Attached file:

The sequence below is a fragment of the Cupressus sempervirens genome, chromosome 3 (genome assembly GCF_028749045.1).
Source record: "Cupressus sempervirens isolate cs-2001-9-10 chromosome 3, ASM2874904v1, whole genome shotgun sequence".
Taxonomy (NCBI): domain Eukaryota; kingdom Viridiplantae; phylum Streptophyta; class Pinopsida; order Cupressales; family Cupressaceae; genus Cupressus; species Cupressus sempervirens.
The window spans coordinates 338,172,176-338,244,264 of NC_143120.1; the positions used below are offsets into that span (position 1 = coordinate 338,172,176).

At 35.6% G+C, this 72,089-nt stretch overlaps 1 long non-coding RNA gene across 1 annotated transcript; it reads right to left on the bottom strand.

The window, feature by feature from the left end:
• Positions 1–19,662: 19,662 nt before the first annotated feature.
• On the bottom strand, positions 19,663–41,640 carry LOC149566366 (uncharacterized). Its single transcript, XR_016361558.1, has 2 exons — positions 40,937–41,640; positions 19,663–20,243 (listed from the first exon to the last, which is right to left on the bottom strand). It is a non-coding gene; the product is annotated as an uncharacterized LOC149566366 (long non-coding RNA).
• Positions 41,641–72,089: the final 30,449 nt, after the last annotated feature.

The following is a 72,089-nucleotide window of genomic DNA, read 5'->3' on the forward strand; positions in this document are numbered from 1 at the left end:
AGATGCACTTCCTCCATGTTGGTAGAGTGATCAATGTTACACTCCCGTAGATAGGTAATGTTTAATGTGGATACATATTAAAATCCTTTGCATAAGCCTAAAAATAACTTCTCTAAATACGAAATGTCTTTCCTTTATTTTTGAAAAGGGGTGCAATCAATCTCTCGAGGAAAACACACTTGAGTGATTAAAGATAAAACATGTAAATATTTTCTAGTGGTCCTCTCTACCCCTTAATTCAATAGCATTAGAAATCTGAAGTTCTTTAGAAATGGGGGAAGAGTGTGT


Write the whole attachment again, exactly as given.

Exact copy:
The sequence below is a fragment of the Cupressus sempervirens genome, chromosome 3 (genome assembly GCF_028749045.1).
Source record: "Cupressus sempervirens isolate cs-2001-9-10 chromosome 3, ASM2874904v1, whole genome shotgun sequence".
Taxonomy (NCBI): domain Eukaryota; kingdom Viridiplantae; phylum Streptophyta; class Pinopsida; order Cupressales; family Cupressaceae; genus Cupressus; species Cupressus sempervirens.
The window spans coordinates 338,172,176-338,244,264 of NC_143120.1; the positions used below are offsets into that span (position 1 = coordinate 338,172,176).

At 35.6% G+C, this 72,089-nt stretch overlaps 1 long non-coding RNA gene across 1 annotated transcript; it reads right to left on the bottom strand.

The window, feature by feature from the left end:
• Positions 1–19,662: 19,662 nt before the first annotated feature.
• On the bottom strand, positions 19,663–41,640 carry LOC149566366 (uncharacterized). Its single transcript, XR_016361558.1, has 2 exons — positions 40,937–41,640; positions 19,663–20,243 (listed from the first exon to the last, which is right to left on the bottom strand). It is a non-coding gene; the product is annotated as an uncharacterized LOC149566366 (long non-coding RNA).
• Positions 41,641–72,089: the final 30,449 nt, after the last annotated feature.

The following is a 72,089-nucleotide window of genomic DNA, read 5'->3' on the forward strand; positions in this document are numbered from 1 at the left end:
AGATGCACTTCCTCCATGTTGGTAGAGTGATCAATGTTACACTCCCGTAGATAGGTAATGTTTAATGTGGATACATATTAAAATCCTTTGCATAAGCCTAAAAATAACTTCTCTAAATACGAAATGTCTTTCCTTTATTTTTGAAAAGGGGTGCAATCAATCTCTCGAGGAAAACACACTTGAGTGATTAAAGATAAAACATGTAAATATTTTCTAGTGGTCCTCTCTACCCCTTAATTCAATAGCATTAGAAATCTGAAGTTCTTTAGAAATGGGGGAAGAGTGTGT